Zeroization of sensitive data in Erlang

Bob Ippolito bob@REDACTED
Sun Oct 27 02:16:43 CEST 2019

With regard to other FP languages, Haskell has a crypto library called raaz
that makes an effort to ensure that sensitive memory gets cleared eagerly.
Other Haskell libraries might have similar functionality, it's a bit easier
to do with GHC than with the Erlang VM for various reasons.

On Sat, Oct 26, 2019 at 4:02 PM Amit K <klg.amit@REDACTED> wrote:

> Hi Daniel,
> Good to know about that workaround, thank you. However as you already
> pointed out, I really do want to be able to handle such "sensitive"
> variables in Erlang code and use the standard "crypto" library of the OTP.
> With regards to GC - that's a great direction I think, and perhaps a more
> finer grained approach would be to add a new "sensitive" flag for typed
> variables that the GC can recognize. Then only those variables get zeroized
> when the GC runs.
> Would probably be better for performance than always zeroizing everything
> that we free...
> BTW - so far I didn't find any FP language that can do something like
> that, and please correct me if I'm wrong. It would be cool if Erlang would
> be the first to the gold here (again!) :)
> On Sun, Oct 27, 2019 at 1:42 AM Dániel Szoboszlay <dszoboszlay@REDACTED>
> wrote:
>> Hi Amit,
>> A NIF could use a resource object to implement a zeroable memory
>> location. The Erlang program will only see a handle to the resource, which
>> is immutable. But the contents of the object can be changed by the NIF
>> (it's better explained in the docs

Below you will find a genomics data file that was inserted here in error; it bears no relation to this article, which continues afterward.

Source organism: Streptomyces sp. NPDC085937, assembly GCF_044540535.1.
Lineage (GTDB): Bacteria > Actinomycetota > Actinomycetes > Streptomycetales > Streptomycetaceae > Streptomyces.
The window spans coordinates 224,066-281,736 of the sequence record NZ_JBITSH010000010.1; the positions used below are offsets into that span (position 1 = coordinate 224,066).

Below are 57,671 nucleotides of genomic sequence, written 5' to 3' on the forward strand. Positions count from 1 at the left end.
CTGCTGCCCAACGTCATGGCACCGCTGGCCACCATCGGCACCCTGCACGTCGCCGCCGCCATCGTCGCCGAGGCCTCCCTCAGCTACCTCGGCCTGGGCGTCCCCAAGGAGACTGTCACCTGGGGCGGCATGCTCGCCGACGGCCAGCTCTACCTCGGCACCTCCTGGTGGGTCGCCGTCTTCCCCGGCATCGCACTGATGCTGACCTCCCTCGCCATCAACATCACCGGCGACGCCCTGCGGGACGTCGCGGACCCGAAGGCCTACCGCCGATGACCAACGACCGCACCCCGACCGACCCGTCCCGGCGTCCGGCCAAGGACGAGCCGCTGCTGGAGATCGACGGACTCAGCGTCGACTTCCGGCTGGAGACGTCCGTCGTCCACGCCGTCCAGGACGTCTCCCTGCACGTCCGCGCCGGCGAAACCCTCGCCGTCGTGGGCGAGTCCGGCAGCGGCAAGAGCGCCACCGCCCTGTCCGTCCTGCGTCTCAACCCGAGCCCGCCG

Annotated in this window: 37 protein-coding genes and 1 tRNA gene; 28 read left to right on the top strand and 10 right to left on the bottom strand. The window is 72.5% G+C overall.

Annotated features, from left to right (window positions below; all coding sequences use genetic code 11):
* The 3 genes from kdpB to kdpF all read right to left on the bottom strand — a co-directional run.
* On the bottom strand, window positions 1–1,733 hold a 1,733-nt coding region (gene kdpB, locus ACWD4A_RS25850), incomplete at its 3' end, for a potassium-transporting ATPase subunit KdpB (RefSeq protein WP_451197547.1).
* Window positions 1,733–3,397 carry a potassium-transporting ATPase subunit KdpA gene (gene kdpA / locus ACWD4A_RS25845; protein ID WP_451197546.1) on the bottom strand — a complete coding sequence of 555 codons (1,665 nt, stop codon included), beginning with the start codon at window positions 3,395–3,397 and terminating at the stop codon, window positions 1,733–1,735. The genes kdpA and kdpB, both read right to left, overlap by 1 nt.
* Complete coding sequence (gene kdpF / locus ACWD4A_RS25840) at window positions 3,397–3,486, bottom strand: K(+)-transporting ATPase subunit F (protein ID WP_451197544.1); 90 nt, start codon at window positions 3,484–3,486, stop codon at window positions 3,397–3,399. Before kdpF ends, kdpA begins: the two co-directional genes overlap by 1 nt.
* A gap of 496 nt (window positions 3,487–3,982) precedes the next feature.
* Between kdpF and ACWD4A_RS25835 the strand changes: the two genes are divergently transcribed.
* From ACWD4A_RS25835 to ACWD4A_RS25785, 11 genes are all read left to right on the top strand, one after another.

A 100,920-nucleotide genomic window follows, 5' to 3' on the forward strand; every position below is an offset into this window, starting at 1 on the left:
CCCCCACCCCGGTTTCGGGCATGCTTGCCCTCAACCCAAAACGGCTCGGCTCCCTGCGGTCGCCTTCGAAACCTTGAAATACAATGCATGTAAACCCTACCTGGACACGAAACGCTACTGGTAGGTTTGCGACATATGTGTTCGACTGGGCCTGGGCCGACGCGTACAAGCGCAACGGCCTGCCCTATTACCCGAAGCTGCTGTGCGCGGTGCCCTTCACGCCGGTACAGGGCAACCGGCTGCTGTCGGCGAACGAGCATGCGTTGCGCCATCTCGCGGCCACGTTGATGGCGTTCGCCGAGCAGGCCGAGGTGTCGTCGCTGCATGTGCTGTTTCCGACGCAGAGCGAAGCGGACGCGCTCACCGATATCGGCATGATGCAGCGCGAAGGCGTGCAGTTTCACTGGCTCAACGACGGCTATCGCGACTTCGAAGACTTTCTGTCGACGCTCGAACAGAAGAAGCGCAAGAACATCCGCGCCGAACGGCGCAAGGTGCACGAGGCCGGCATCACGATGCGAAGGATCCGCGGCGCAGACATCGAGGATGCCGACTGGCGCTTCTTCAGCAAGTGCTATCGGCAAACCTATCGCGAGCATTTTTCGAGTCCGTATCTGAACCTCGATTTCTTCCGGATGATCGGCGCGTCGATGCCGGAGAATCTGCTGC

>> <>). So you could create an API
>> that looks like this for the Erlang program:
>> Handle = create_secret(Some, Input, Values),
>> ok = use_secret(Handle),
>> ok = destroy_secret(Handle), % The NIF zeroes out the memory in the
>> resource object
>> {error, destroyed} = use_secret(Handle). % The secret is no more at this
>> point
>> The big problem is that your secret shall never leave the native library.
>> E.g. you cannot hide a cryptographic key behind a zeroable resource object
>> and then pass it to the crypto library. As soon as you convert it into an
>> Erlang term, it is copied onto the non-zeroed stack or heap or a process.
>> Considering this, you may just as well use a port program to hold and work
>> with the secret outside of the Erlang VM.
>> Probably the only real solution within the VM would be to patch the GC to
>> zero any reclaimed memory. Or maybe not even the GC, but the memory
>> allocators, in case a secret is copied to some non-GC-d memory area, such
>> as an ETS table.
>> Cheers,
>> Daniel
>> On Sat, 26 Oct 2019 at 22:39, Amit K <klg.amit@REDACTED> wrote:
>>> Hi all,
>>> Concerning the security practice of Zeroizing sensitive data from memory
>>> after you're finished with it, such as Cryptographic keys, passwords, etc,
>>> I wanted to ask if any of you ever had to implement such a thing in Erlang,
>>> and if so, how? :)
>>> Also note that often this is a requirement that you must fulfill if you
>>> want your product to pass a security standard evaluation such as the
>>> "Common Criteria" one (As an example requirement see FCS_CKM_EXT.4 here:
>>> The problem of course is that in Erlang (and I suppose - FP in general)
>>> once a variable gets assigned, you are not allowed to change its value, and
>>> in particular of course overwrite it with zero bytes.
>>> One option I thought about is doing it with a NIF, but from my
>>> understanding a NIF isn't supposed to change its input values, it should
>>> treat them as constants, which understandable as well (basic FP language
>>> property).
>>> Any feedback can be helpful :)
>>> Regards,
>>> Amit
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